Asks industry leaders to list out hurdles
Tax rates in India are moderate Invites industry leaders on May 1 for a meeting
NEW DELHI: Union Finance Minister P. Chidambaram on Saturday asked corporates to make a list of hurdles in the way of larger investments and higher growth of the manufacturing sector.
Justifying the removal of tax exemptions at a post-budget conference organised by the Federation of Indian Chambers of Commerce and Industry (FICCI) here, Mr. Chidambaram said: "Every company, which is profit making, should pay tax... We have addressed the concerns on FBT [Fringe Benefit Tax] and many others. Some may still remain. Settle down and make more investment.''
He asserted that the tax rates in India were moderate compared to other parts of the world while, at the same time, pointing out that companies, which were growing aggressively, did not complain about taxes. Inviting the industry leaders for a meeting on May 1 to remove the bottlenecks that impede higher growth, Mr. Chidambaram said: "Come and tell me what stands between you and investment'' for pushing up manufacturing growth to 12 per cent. "I will help you achieve your growth targets and investment plans," he said.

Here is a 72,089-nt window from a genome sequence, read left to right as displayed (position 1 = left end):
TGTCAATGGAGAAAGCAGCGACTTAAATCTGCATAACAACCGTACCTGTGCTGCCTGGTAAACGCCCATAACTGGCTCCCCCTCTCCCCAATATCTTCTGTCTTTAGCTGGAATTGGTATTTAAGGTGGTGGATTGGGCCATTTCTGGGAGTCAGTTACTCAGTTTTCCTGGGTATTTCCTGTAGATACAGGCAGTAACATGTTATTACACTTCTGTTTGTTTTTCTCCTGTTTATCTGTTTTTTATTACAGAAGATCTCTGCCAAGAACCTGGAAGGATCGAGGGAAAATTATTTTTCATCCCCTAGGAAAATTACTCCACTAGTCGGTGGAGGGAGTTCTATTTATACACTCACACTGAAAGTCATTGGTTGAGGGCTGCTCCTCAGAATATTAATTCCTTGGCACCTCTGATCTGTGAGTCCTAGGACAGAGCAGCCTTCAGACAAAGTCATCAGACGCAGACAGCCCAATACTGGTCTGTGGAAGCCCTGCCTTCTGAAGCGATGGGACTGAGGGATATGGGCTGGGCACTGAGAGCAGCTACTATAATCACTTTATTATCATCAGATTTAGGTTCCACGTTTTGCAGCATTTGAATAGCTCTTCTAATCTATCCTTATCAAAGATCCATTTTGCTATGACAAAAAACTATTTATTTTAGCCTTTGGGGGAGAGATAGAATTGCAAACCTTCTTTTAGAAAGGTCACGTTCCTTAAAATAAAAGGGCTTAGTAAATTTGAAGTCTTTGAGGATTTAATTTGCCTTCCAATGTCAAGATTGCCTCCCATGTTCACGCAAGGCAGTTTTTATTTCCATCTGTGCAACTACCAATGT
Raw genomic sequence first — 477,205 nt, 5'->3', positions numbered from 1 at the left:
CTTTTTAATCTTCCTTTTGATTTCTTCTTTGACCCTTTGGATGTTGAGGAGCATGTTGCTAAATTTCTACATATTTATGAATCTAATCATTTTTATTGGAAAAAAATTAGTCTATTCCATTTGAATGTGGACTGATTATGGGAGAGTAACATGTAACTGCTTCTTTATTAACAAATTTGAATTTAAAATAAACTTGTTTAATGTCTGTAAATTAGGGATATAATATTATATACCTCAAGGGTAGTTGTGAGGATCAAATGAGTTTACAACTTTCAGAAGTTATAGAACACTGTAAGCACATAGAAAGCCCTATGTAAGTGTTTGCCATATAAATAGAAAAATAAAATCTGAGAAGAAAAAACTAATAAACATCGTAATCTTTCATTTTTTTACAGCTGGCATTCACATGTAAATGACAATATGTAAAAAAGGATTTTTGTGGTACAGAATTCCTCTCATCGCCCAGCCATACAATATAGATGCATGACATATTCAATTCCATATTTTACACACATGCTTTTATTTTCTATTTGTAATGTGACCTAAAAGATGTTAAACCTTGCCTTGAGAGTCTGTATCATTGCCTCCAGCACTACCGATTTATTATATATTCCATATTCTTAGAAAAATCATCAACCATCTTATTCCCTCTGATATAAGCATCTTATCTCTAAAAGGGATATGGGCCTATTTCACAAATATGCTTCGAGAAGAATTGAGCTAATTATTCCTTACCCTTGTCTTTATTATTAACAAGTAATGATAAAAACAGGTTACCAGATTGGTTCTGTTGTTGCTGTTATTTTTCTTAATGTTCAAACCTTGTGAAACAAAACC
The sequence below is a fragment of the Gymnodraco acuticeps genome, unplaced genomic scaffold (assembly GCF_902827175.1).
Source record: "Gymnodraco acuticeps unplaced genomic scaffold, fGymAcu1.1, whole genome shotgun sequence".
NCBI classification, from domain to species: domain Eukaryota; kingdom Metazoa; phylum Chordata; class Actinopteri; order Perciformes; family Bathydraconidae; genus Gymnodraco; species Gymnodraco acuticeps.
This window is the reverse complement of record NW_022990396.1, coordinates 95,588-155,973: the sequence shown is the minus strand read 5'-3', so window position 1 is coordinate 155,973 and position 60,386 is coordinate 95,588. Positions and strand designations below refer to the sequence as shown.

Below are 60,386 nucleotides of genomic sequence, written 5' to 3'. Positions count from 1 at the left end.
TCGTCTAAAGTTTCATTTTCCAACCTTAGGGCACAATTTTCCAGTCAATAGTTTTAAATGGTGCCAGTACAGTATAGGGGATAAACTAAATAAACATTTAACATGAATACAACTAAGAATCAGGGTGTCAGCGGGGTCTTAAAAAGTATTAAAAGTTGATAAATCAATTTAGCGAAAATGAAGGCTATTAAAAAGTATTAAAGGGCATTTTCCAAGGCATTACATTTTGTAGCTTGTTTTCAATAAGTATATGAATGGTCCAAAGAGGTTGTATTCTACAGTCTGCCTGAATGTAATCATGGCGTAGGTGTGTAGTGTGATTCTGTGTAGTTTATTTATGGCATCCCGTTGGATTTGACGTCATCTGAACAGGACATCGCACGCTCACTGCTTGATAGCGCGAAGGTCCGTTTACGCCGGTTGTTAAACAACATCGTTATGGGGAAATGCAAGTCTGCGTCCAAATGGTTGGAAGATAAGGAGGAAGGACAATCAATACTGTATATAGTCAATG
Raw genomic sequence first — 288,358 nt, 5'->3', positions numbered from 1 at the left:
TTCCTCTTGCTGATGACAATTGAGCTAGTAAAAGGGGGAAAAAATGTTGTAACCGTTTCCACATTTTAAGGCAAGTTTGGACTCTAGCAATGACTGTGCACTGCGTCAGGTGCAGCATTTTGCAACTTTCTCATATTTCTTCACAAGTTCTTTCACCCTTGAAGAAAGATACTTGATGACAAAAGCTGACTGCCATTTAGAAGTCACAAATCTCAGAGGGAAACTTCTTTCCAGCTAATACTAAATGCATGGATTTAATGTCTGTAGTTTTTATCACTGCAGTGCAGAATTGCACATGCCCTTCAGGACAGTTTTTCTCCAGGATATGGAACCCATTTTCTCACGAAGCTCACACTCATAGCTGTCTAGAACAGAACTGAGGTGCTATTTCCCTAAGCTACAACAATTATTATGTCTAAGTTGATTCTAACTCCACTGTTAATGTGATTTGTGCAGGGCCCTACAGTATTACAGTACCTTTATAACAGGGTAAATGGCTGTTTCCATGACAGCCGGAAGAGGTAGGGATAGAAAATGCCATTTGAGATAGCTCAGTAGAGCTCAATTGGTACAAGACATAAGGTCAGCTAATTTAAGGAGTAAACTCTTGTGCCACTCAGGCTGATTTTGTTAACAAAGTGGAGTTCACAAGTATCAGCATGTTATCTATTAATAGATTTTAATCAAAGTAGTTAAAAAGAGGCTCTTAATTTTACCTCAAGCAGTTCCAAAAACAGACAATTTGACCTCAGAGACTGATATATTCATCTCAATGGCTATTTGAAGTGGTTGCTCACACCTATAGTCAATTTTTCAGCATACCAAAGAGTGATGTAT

Explaining why a much higher growth in the manufacturing sector was essential for sustaining an overall economic growth of 10 per cent, the Finance Minister said: "With growth there is a chance of addressing the problem of poverty. Without growth, there is no chance."
Mr. Chidambaram sought to defend the restoration of long-term capital gains tax on companies paying the Minimum Alternate Tax (MAT) by pointing out that these companies had to pay a third of the tax that other profit making companies pay. "MAT companies unwittingly got the exemptions...We should put the MAT discussions to a close,'' he said.
Mr. Chidambaram noted that there was no question of withdrawing the capital gains tax on securities of unlisted companies. "[The] world over, long-term capital gain is taxed. Sale of property and other immovable items continues to attract the tax,'' he said.
"Only shares listed in stock exchanges have been exempt, but they attract Securities Transaction Tax,'' he said.